I will try to include more recipes or posts on what we are eating to help debunk the ideas that it’s too hard, too time-consuming, or just plain old boring. It’s not, I promise you. We don’t feel like we are missing out on anything and our meals are full of spicy kick, flavor, and nutrition.

And, get this, we aren’t hungry anymore! Did you know that carbs and sugar are processed by your body in such a way that it tricks you into feeling hungry when your body truly doesn’t need anything? Check out some of the things that started us on our journey if you’d like to know more. I can’t explain the science (I’ve probably gotten a few things wrong in my descriptions already.) But I can tell you, we feel amazing, we love to eat, and we enjoy the foods we are eating without a sense of loss for the things we are not.

You don’t have to cook fancy or complicated masterpieces – just good food from fresh ingredients.
~ Julia Child

A New Way to Walk

It’s been a few weeks since we bought our Vibrams and I haven’t given very much of an update on them so here goes. I love these shoes! They are truly amazing. They are like wearing gloves on your feet. I was worried they would feel restrictive or tight but they don’t. You hardly feel them they are so light! It’s noticeably different from wearing traditional running or athletic shoes.

I want to stress that wearing Vibrams, or other minimalist footwear, is not just about wearing a different shoe. It’s about changing your biomechanics and walking or running in a totally different way. Minimalist footwear is designed to encourage forefoot or midfoot striking. When walking forefoot, the ball of your foot is the first to make contact with the ground and the muscles in your feet and lower legs support your body as your heel comes down after. Midfoot strike is landing flat footed. (Really, it’s not a bad thing.) Our greatest problem with shoes today is that they provide so much cushion and support that the muscles in our feet and lower legs are weakened by not having to do the work themselves.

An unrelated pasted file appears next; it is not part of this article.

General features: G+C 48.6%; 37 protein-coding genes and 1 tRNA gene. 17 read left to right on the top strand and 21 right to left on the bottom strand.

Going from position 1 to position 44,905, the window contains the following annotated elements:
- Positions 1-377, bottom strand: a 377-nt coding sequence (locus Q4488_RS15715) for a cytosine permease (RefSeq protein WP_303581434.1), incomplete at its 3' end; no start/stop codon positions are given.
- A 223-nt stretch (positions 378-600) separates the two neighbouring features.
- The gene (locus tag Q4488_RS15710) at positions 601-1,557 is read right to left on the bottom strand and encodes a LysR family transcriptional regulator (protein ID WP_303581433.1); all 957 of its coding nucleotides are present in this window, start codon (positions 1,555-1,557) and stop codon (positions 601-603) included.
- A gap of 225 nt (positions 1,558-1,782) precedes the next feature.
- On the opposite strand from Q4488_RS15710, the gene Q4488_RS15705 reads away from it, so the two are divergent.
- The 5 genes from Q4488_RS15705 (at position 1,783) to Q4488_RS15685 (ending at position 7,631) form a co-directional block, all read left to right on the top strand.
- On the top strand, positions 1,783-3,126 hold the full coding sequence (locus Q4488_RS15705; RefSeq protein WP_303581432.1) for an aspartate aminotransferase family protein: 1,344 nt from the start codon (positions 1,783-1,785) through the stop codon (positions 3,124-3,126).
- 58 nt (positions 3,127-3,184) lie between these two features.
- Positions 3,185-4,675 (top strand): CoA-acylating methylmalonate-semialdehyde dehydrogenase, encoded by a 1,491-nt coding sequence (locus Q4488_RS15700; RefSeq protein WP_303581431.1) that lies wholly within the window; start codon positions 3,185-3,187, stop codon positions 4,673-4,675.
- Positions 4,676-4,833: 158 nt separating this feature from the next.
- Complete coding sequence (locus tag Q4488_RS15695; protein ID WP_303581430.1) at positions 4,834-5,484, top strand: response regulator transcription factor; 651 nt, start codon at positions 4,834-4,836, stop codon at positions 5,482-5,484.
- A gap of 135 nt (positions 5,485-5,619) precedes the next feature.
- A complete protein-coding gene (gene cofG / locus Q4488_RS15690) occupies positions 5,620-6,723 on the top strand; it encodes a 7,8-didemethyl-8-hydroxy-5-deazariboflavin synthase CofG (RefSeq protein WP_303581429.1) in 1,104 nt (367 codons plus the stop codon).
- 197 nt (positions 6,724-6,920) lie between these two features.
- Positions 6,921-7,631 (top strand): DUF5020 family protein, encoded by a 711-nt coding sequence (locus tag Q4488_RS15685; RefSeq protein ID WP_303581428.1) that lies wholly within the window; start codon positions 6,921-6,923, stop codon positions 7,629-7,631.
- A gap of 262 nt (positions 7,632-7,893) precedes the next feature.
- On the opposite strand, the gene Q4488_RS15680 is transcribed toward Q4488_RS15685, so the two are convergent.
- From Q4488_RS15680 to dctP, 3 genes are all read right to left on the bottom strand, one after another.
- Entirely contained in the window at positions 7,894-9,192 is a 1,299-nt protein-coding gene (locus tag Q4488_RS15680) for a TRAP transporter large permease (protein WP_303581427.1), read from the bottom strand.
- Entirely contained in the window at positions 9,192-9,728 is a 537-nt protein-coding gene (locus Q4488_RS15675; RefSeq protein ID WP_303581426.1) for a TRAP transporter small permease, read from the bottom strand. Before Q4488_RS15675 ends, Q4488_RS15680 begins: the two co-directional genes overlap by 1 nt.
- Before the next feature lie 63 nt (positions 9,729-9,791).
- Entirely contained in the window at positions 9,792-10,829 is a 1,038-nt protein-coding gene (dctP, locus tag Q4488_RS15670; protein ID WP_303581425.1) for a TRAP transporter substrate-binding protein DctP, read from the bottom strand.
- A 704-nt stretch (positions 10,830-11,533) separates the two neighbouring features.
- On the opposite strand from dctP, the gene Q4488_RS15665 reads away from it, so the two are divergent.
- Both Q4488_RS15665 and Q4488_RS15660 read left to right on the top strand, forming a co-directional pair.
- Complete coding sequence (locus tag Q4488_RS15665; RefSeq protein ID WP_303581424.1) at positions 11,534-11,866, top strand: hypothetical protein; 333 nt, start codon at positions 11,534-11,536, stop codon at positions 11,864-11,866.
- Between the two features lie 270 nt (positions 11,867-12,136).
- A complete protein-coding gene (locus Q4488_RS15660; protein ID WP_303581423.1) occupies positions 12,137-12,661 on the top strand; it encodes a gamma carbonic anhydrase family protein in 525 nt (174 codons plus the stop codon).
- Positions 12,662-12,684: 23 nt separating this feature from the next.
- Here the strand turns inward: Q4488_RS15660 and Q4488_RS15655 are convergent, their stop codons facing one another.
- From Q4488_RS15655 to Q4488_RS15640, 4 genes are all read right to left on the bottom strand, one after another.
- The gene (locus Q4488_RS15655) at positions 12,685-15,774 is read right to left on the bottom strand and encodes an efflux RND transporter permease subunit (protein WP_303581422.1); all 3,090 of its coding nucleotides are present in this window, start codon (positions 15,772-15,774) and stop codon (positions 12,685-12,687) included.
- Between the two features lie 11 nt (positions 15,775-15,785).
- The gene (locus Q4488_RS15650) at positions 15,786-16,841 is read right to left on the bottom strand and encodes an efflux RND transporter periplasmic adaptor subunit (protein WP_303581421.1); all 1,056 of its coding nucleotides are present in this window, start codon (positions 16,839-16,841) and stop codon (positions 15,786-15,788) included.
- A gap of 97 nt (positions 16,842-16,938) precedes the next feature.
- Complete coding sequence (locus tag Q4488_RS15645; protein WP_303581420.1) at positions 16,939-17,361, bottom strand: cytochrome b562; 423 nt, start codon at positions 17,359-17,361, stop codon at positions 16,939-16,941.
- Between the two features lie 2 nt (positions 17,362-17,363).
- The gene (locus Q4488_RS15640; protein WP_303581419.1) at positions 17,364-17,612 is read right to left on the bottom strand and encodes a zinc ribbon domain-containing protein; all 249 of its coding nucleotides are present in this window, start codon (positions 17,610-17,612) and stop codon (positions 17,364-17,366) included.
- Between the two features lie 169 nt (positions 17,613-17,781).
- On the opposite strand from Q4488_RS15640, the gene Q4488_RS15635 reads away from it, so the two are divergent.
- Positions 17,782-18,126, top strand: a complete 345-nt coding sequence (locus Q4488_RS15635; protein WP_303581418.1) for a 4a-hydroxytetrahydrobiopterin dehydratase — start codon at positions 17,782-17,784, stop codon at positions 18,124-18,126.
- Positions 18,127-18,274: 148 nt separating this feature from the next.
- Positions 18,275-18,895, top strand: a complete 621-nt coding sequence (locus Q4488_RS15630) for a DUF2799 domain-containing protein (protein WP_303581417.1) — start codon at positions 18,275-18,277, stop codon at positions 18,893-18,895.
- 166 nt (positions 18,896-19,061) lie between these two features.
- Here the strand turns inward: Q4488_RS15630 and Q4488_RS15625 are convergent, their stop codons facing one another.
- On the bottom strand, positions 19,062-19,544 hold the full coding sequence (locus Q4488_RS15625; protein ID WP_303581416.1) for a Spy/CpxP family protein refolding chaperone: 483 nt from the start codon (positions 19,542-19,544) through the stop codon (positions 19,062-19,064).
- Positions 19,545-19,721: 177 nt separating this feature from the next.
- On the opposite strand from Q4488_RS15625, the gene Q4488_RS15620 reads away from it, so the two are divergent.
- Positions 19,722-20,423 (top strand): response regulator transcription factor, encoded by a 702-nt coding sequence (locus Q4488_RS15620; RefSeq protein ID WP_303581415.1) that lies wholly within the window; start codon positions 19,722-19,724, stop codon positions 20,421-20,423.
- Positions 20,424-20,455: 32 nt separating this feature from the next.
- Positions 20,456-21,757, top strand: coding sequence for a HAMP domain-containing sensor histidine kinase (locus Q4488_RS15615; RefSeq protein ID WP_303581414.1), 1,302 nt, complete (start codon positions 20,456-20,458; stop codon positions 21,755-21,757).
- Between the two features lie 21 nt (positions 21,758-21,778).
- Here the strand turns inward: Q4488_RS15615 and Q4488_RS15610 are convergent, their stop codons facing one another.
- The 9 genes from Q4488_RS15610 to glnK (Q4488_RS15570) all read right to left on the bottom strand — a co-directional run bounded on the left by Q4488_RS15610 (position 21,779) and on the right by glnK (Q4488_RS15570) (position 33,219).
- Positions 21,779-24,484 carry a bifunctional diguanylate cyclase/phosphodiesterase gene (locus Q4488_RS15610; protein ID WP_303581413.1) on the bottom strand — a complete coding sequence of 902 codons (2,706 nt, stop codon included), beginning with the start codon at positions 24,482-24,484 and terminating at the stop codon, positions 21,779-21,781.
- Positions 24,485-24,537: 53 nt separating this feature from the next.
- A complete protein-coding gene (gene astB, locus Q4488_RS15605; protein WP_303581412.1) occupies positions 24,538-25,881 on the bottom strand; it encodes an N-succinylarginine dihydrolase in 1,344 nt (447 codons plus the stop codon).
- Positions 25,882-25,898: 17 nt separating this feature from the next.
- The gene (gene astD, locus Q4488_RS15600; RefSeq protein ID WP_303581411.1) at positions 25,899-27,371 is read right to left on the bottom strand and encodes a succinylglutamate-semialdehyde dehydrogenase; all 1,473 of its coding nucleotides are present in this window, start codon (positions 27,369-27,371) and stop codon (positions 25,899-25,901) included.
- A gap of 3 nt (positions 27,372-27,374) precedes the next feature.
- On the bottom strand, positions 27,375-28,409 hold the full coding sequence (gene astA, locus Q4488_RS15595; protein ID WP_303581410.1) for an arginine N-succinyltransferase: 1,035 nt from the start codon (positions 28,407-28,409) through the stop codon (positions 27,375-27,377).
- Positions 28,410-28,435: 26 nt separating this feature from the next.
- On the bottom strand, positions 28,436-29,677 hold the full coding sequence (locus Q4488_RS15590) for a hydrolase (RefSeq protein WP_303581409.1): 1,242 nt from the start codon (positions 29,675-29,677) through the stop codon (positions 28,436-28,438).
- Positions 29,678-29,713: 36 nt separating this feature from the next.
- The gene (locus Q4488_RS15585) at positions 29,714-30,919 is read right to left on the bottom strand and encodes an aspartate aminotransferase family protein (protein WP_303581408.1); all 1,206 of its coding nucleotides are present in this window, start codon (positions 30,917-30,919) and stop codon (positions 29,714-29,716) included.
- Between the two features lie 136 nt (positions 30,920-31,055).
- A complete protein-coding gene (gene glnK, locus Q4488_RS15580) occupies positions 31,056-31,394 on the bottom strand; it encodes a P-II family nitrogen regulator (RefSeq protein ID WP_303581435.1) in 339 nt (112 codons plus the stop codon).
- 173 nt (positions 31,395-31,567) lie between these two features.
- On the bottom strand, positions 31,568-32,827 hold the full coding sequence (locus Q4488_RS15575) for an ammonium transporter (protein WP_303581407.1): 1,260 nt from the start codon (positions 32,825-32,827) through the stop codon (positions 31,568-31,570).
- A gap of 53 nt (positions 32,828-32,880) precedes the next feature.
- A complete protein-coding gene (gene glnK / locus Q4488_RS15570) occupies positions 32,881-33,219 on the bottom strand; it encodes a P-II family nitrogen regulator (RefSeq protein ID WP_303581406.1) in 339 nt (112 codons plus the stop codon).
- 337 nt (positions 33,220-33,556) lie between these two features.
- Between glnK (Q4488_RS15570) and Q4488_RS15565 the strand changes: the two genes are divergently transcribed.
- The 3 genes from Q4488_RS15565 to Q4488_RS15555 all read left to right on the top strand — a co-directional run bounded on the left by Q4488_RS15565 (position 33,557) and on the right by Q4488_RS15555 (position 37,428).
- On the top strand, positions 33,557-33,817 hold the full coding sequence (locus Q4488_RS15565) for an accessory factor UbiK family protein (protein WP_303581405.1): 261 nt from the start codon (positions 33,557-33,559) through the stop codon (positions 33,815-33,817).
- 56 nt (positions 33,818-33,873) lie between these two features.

Let me tell you, walking forefoot is awkward the first few times. I didn’t like it. I thought I probably looked weird and I felt like I wasn’t really walking for exercise because I couldn’t walk with the long stride that I’m accustomed to. But my legs and feet let me know it wasn’t a waste of time. My calves were sore for about a week after walking (more like strolling and stopping frequently) for a few hours. I think it was three or four miles we walked that day.

Your feet come down closer to your hips, almost underneath you if you walk midfoot or forefoot. After getting out a few more times and practicing, it’s coming more easily now. It still takes a lot of concentration for me to do but that’s ok. I know that eventually it will come naturally.

Running forefoot is much easier than walking. It feels very natural to run on the balls of your feet and not be striking your heel and jarring your body with each step. I have not had any trouble with that transition, but I have to remind myself to take it slow so my body can build up the muscles in my legs and feet.

If you’re thinking about trying barefoot walking or running, or minimalist footwear, keep in mind that it will take lots of work to re-program your body mechanics – don’t push too hard, too fast.  

Read more technical tips and information here. And check out a great video, it’s not long and is beautiful filming.

Also, if you’re brave, Your Day Without Shoes is coming up on June 11th. 🙂

Good walking leaves no track behind it.
~ Lao Tsu, Tao Te Ching

Food Matters Documentary

We watched another great documentary this week, Food Matters. It’s about food, pharmaceutical drugs, vitamins/supplements, and how all these things affect us and our bodies.
It was very thought-provoking. Definitely worth 80 minutes of your time (or more if you’re like us and like to stop the movie so you can talk about it. Took us about 2 and 1/2 hours to watch the whole thing. 🙂 )

Films like Food Matters, Sugar: The Bitter Truth, and FatHead, and websites like Mark’s Daily Apple, have really opened our eyes and made us see that we were walking through life blind. It’s a bit shocking. We always thought of ourselves as healthy and fit but we were missing SO MUCH. We thought we were eating pretty healthy (low-fat, whole grains, traditional food pyramid style). Throw in some major cardio sessions to burn those calories. But guess what? The concept of calories in-calories out is not truly accurate. And, I had no IDEA high fructose corn syrup was so freaking bad for us! Blind, blind, blind.